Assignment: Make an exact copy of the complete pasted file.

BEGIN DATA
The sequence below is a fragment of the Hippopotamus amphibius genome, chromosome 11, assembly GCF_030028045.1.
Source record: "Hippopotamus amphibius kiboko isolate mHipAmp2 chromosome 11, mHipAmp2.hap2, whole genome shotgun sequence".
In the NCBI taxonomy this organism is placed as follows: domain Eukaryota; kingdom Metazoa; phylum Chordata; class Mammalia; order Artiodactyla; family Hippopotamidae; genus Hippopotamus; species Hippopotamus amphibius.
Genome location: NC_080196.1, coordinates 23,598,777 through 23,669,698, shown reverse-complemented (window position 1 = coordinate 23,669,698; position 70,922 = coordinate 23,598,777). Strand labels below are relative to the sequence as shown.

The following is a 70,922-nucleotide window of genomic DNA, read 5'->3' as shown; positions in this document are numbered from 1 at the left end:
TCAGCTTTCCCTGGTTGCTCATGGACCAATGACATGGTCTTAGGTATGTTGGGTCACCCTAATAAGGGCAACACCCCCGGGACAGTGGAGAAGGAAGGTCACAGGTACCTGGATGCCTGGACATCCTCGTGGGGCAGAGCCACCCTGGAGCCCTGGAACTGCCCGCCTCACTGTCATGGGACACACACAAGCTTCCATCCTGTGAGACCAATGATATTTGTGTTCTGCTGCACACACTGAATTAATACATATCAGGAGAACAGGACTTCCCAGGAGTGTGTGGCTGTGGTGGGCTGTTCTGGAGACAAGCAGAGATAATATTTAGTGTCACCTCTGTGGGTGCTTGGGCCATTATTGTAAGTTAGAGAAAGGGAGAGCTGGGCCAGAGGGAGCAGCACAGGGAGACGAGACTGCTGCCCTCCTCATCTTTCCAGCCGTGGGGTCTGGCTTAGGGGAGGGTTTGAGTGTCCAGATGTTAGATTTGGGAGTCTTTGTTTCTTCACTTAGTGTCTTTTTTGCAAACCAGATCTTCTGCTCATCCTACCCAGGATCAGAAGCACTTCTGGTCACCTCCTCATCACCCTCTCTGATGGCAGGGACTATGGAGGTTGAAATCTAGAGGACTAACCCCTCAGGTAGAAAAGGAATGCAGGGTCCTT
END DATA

The sequence below is a fragment of the Hippopotamus amphibius genome, chromosome 11, assembly GCF_030028045.1.
Source record: "Hippopotamus amphibius kiboko isolate mHipAmp2 chromosome 11, mHipAmp2.hap2, whole genome shotgun sequence".
In the NCBI taxonomy this organism is placed as follows: domain Eukaryota; kingdom Metazoa; phylum Chordata; class Mammalia; order Artiodactyla; family Hippopotamidae; genus Hippopotamus; species Hippopotamus amphibius.
Genome location: NC_080196.1, coordinates 23,598,777 through 23,669,698, shown reverse-complemented (window position 1 = coordinate 23,669,698; position 70,922 = coordinate 23,598,777). Strand labels below are relative to the sequence as shown.

The following is a 70,922-nucleotide window of genomic DNA, read 5'->3' as shown; positions in this document are numbered from 1 at the left end:
TCAGCTTTCCCTGGTTGCTCATGGACCAATGACATGGTCTTAGGTATGTTGGGTCACCCTAATAAGGGCAACACCCCCGGGACAGTGGAGAAGGAAGGTCACAGGTACCTGGATGCCTGGACATCCTCGTGGGGCAGAGCCACCCTGGAGCCCTGGAACTGCCCGCCTCACTGTCATGGGACACACACAAGCTTCCATCCTGTGAGACCAATGATATTTGTGTTCTGCTGCACACACTGAATTAATACATATCAGGAGAACAGGACTTCCCAGGAGTGTGTGGCTGTGGTGGGCTGTTCTGGAGACAAGCAGAGATAATATTTAGTGTCACCTCTGTGGGTGCTTGGGCCATTATTGTAAGTTAGAGAAAGGGAGAGCTGGGCCAGAGGGAGCAGCACAGGGAGACGAGACTGCTGCCCTCCTCATCTTTCCAGCCGTGGGGTCTGGCTTAGGGGAGGGTTTGAGTGTCCAGATGTTAGATTTGGGAGTCTTTGTTTCTTCACTTAGTGTCTTTTTTGCAAACCAGATCTTCTGCTCATCCTACCCAGGATCAGAAGCACTTCTGGTCACCTCCTCATCACCCTCTCTGATGGCAGGGACTATGGAGGTTGAAATCTAGAGGACTAACCCCTCAGGTAGAAAAGGAATGCAGGGTCCTT